Chip is making progress with the Merlin Lite

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jazzenjohn

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The only ultralight plane I'm aware of that ran afoul of the speed restriction was the Sadler Vampire. It flew considerably faster than allowed.
 

Daleandee

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Back to the subject of the Merlin Lite:

Good video and seems the cost is fair enough when you consider that the kit is mostly built when received. Still have a bit of trepidation over them 2-strokes though ...
 

Chip W. Erwin

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Feb 16, 2020
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The only ultralight plane I'm aware of that ran afoul of the speed restriction was the Sadler Vampire. It flew considerably faster than allowed.
There are plenty of ultralights in the world market but I do not recall seeing anything like our new Merlin Lite wing. 32 feet high aspect ratio with a huge 3-hinge slotted Fowler flap. We comply with the Part 103 stall speed and can easily set the prop to comply with the top speed.
 

jazzenjohn

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Milan, Mi. U.S.A.
My ultralight has a considerably higher aspect ratio wing than the Merlin Chip, my span is 23' and my wing chord is a mere 7" ....😉 My comment was merely to suggest to work hard on the weight and not worry too much about the max speed limitation. That can be fixed easily later. Also, nothing in the regulation says it must be a BRS chute. You can use a pull out pilot chute and save even more weight and cost. Pull out pilot chutes offer the ability to throw out the pilot chute in a specific direction as opposed to a BRS type that is set by its fixed placement. That feature can be useful if the plane is in an unusual attitude or spinning during deployment. Tandem paraglider reserve chutes might be a possible avenue, where something rated at 220 KG might cost $1200 and weigh 5-7 pounds. You'd have to add the pilot chute, bridle, container, and all related attachment accessories to that figure which could make a big difference.
 

jedi

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My ultralight has a considerably higher aspect ratio wing than the Merlin Chip, my span is 23' and my wing chord is a mere 7" ....😉 My comment was merely to suggest to work hard on the weight and not worry too much about the max speed limitation. That can be fixed easily later. Also, nothing in the regulation says it must be a BRS chute. You can use a pull out pilot chute and save even more weight and cost. Pull out pilot chutes offer the ability to throw out the pilot chute in a specific direction as opposed to a BRS type that is set by its fixed placement. That feature can be useful if the plane is in an unusual attitude or spinning during deployment. Tandem paraglider reserve chutes might be a possible avenue, where something rated at 220 KG might cost $1200 and weigh 5-7 pounds. You'd have to add the pilot chute, bridle, container, and all related attachment accessories to that figure which could make a big difference.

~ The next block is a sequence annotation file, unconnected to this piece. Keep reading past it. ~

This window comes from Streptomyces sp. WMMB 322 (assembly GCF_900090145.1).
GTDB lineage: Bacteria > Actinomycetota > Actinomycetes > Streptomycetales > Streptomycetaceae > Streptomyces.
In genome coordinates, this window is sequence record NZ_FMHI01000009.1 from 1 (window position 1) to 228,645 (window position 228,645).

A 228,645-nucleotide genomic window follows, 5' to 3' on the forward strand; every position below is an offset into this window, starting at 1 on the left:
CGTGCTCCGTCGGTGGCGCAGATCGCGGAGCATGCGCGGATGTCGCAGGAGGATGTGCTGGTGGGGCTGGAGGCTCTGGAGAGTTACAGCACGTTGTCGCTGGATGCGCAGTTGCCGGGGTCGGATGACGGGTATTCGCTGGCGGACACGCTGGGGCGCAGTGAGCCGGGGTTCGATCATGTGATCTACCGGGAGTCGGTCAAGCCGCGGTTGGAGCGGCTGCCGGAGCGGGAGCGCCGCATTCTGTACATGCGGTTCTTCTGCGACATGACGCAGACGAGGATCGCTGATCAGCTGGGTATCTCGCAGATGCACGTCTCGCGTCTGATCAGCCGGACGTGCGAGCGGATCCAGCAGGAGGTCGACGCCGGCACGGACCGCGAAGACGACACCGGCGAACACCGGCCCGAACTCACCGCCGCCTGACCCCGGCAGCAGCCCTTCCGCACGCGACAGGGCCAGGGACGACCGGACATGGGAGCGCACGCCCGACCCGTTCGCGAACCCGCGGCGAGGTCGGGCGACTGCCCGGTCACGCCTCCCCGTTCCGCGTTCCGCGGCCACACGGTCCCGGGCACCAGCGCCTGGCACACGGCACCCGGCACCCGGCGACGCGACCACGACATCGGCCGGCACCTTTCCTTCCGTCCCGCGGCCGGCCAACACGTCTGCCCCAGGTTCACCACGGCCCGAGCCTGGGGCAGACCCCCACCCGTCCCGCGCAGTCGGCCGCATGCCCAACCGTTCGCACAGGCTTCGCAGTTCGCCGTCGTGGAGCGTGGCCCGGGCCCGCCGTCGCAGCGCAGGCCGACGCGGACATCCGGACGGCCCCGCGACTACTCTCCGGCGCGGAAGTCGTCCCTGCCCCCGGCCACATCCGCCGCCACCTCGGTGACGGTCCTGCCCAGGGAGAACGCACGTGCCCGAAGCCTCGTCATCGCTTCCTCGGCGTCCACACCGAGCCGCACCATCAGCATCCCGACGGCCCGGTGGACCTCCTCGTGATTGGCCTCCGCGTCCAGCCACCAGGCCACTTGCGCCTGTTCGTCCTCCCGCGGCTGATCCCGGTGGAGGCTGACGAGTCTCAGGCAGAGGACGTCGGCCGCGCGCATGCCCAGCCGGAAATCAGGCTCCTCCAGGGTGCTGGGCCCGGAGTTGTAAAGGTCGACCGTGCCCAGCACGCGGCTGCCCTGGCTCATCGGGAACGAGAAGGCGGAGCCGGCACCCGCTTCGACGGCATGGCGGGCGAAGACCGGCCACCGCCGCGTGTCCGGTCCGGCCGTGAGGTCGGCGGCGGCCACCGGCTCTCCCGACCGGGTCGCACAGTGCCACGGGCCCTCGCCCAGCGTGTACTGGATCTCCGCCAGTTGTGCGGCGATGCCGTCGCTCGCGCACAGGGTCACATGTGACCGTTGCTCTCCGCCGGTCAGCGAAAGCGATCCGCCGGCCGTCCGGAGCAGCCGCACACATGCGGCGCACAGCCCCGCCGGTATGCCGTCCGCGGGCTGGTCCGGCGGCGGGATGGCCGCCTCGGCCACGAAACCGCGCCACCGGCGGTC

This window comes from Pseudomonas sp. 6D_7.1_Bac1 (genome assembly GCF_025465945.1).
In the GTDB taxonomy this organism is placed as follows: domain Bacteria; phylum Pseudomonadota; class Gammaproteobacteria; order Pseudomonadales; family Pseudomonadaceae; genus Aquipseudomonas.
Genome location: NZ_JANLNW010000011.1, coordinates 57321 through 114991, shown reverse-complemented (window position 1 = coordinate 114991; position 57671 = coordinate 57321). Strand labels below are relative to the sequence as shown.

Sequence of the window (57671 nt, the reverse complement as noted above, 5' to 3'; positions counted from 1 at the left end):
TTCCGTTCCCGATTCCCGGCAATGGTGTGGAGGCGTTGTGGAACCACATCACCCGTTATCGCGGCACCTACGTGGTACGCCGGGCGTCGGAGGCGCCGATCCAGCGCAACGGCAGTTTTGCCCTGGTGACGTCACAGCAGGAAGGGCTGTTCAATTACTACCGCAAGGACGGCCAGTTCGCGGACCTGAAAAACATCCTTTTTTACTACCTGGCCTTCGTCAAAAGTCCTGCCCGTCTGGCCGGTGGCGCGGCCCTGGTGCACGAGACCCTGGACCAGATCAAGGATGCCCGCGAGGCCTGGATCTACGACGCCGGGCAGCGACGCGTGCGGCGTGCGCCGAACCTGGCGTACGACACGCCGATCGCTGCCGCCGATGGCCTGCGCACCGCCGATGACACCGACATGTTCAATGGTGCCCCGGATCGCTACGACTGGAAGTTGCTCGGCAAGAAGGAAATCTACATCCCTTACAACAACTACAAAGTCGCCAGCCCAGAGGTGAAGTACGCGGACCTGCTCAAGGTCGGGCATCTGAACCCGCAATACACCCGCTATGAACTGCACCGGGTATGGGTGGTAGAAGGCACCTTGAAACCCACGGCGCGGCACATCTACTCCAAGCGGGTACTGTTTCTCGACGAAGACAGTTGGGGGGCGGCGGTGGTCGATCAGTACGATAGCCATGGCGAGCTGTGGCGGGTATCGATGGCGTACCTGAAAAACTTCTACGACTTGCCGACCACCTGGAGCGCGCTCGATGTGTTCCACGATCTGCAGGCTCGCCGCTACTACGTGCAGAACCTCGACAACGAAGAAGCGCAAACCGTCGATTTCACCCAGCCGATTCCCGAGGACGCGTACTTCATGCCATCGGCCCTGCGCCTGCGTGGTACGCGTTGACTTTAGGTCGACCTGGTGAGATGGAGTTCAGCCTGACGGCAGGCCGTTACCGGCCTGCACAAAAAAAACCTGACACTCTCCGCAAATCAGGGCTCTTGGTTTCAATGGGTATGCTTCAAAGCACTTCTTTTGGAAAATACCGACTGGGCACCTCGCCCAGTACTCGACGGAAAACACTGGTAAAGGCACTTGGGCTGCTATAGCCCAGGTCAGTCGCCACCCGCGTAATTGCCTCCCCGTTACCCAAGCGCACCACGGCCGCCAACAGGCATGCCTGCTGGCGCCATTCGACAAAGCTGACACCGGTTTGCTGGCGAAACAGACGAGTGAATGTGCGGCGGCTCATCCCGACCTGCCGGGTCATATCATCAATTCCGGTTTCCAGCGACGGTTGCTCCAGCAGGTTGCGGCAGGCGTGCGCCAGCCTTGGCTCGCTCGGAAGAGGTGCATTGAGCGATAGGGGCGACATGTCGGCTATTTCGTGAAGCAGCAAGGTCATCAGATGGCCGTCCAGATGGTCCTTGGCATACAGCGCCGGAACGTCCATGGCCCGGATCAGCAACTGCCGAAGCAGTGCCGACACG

Yes, but it is the aspect ration of the rotor disk that determines the induced drag. You have a LAR (Low Aspect Ratio) flying machine. The Aspect Ratio of a rotor is one.
 

BBerson

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Port Townsend WA
AC103-7 does not mention using " max continuous power" as a speed limiter.
The AC states: "cannot be capable of driving through the air in level flight at full power faster than 55 knots."

My experience is that less pitch just lets the engine rev higher but doesn't always limit speed.
The AC states: "a lower power setting, instead of using full power, is unacceptable."
Did the FAA find that a pilot limiting the engine rpm to " max continuous power" is an acceptable method of compliance with the top speed limitation?
 
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BBerson

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They accepted that method with the LSA Carbon Cub.


BJC
Yes, but maximum continuous power is in the definition of Light Sport only, not ultralight.

[Light-sport aircraft means an aircraft, other than a helicopter or powered-lift that, since its original certification, has continued to meet the following:

(1) A maximum takeoff weight of not more than—

(i) 1,320 pounds (600 kilograms) for aircraft not intended for operation on water; or

(ii) 1,430 pounds (650 kilograms) for an aircraft intended for operation on water.

(2) A maximum airspeed in level flight with maximum continuous power (VH) of not more than 120 knots CAS under standard atmospheric conditions at sea level.]
 

Daleandee

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Yes, but maximum continuous power is in the definition of Light Sport only, not ultralight.

(2) A maximum airspeed in level flight with maximum continuous power (VH) of not more than 120 knots CAS under standard atmospheric conditions at sea level.]
I thought I was the only one paying attention. You are exactly correct with regards to ultralight speeds. I'm sure if it's really close that the actual speed might be tough to determine and no one would really care.

I know when I was doing flight testing with my plane that my feeble attempts to get real accurate speed numbers were elusive. I'm not convinced the average builder has the equipment to get legitimate numbers. The other part for me was actually flying at sea level ... :pilot:
 

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